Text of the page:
rgreen4's picture
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Mama canines correct their young by batting them on the top of their muzzle. The next time she growls at your grandson, simply take the first two fingers of your hand and pop her on the top of her muzzle. That should get her attention. It also wouldn't hurt to go over to her and stare intently into her eyes. You must be prepared to hold that stare for as long as it takes. When she breaks the stare, you will have established dominance. But, under no circumstances can you break the stare or blink, for then you will have yielded to her.

Most of the problems you relate, appear to me to be problems of the fact that she was pretty well ignored. I think she is very apprehensive of her position and may be trying to relegate your grandson to #3 behind her. You might also try to keep the door to your room closed during most of the day. This will keep her out of the den and in more neutral territory.

This is a sad situation. The dog you describe was obviously not raised in a proper way. She is 8 months old, it sounds as if she has had no training, absolutely no socialization, in fact she probably came from the worst of breeders. The things you are describing can be quite normal for this type of a dog(a dog that came from poor breeding practices and has had little training,socializing). This does not make them right at all in fact if not dealt with properly your grandson may be harmed. This dog needs to get in some type of training right away. Do you have a training club nearby that you could take her to classes? You basically are going to have to start from ground one with her. I'm going to try and include a link to an article that is listed on the DPCA website that speaks of agression and children and gives very practical suggestions that you should start TODAY. You also mentioned your grandson is a very active boy which is to be expected with kids. However this mix can be dangerous. This is not a dog that is going to do well with children running jumping playing at least not yet. She may never. You mentioned getting a crate, that may be a good idea. It should be placed in a quiet part of the house for the time being,not in your room however. If this dog is showing true dominance the last place you want her sleeping is in your bedroom. It really sounds as if the dog is acting out of fear. Please take some time and read through the articles written on the DPCA (Doberman Pinscher Club of America) These articles are written by professional people and those that have are well respected in there fields. I think this will give you a good start. Training is something you should look into right away and not put off. Here is a link to the article menu http://www.dpca.org/BreedEd/article_menu.htm  The article regarding children and dogs is titled  A Social Faux Pas: Kids, puppies and Dominance. It is the first article listed under behavior. Keep us posted.

rgreen4's picture
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Excellent article. While I was familiar with a lot in the article, I learned a lot. Thanks also for providing the link to the menu, not just the one article.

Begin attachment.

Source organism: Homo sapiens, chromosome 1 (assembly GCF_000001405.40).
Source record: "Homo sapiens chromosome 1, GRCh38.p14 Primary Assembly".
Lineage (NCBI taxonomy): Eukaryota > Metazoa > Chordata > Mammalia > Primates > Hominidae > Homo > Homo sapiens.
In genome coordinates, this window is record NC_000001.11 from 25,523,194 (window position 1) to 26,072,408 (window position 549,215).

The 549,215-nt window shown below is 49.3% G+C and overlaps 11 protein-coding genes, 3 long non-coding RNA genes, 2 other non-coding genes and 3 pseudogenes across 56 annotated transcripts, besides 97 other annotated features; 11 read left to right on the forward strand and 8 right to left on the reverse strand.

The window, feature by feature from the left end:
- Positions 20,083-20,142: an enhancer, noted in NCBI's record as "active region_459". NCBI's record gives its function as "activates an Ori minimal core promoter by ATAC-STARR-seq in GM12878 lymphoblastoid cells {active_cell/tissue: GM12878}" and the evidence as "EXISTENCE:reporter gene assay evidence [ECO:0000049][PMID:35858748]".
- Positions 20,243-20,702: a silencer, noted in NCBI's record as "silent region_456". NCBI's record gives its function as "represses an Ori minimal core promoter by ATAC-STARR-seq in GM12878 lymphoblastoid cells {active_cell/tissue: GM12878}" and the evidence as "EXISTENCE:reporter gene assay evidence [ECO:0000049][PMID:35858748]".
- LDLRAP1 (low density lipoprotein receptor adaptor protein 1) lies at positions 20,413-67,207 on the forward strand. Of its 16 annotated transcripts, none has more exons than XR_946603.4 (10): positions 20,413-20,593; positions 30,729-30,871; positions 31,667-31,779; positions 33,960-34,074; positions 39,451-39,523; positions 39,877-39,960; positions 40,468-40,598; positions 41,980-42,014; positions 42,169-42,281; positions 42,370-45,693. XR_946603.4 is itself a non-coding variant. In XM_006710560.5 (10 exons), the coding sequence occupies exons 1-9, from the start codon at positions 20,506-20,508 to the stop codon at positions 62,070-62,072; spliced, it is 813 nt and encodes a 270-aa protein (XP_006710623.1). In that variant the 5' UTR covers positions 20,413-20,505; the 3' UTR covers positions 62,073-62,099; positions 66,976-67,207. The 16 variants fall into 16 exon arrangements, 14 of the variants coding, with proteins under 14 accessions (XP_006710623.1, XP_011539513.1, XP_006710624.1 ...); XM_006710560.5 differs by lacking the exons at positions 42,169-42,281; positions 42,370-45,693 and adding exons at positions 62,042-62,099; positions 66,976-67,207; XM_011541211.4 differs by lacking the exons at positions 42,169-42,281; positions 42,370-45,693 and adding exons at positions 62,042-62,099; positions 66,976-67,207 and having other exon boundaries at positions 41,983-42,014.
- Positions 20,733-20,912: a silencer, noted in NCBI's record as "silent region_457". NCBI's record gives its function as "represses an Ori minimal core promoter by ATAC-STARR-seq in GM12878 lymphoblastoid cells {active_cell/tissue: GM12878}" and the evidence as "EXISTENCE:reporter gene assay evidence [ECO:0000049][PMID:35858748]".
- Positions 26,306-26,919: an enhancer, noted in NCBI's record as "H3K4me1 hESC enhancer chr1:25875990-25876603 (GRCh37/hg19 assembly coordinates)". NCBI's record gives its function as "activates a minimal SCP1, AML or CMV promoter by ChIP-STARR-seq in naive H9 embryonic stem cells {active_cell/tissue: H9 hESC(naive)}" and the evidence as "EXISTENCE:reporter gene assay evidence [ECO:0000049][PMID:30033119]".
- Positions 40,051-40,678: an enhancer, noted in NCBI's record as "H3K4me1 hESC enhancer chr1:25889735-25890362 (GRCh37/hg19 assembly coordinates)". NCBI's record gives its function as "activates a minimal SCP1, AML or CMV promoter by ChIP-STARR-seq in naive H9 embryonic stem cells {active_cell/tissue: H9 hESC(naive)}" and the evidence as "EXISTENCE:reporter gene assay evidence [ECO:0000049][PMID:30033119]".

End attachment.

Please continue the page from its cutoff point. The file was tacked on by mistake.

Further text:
Your welcome they have the absolute best articles from people that I fully trust. Everything a person would want to know can pretty much be seen on this site.

mrsrockwell's picture
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I got her a crate yesterday, the biggest I could find but she so far wont go in it. I have given her treats in it and even got in it myself and tried to cox her in but so far she has only put her front paws in. Any ideas ??? I live over an hour away from the nearest city and I dont really know of any dog trainers. The other night when we were doing quiet time with her she and my grandson did very well. And yesterday when we went for a walk he came with us and she did not show any aggresion at all with him. She knows sit and down and will even crawl but I dont think she would do the last two without a treat in my hand. She isnt much for toys or atleast I havent found any she likes. I did find some chew sticks she likes but they are so small it only takes her a couple minutes and it is gone. She doesnt like the bigger ones. She will chew on a kong with peanut butter in it but again that only last a couple minutes.

mrsrockwell's picture
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Also I forgot to mention that my grandson has a bit of a learning disability and because of it he cant talk clearly yet. Also my grandson and I are very close, he refers to me as mom. Could his speech be some of the problem that she doesnt understand him so doesnt respect him?

That is great she put her paws in that is a step in the right direction. You want to start off making the initial introduction to it pleasant. Example, You wouldn’t want to just put the puppy in it and leave it. Try using food like cut up pieces of hot dogs or cheese something soft that is easily eaten make a game out of it, show her the food give her a piece so she knows what it is and then toss one in see if she will go get it telling her what a good girl she is. Let her see you put her Kong if that is her favorite toy in there. Leave the door open so the dog can explore it at its free will. If the puppy is a great eater try placing her meal in it. Some that are really hesitant about the crate might have to have the bowl right in front of the crate to begin with then gradually put  farther and farther back into the crate.. The very first time you put her in with the door shut should be only after she is very tired example after exercise when she is ready to take a nap and you know that she doesn't have to potty. Make sure the crate is comfortable for her to sleep in. I wouldn’t use it as a time out at this point in time not until she is used to it.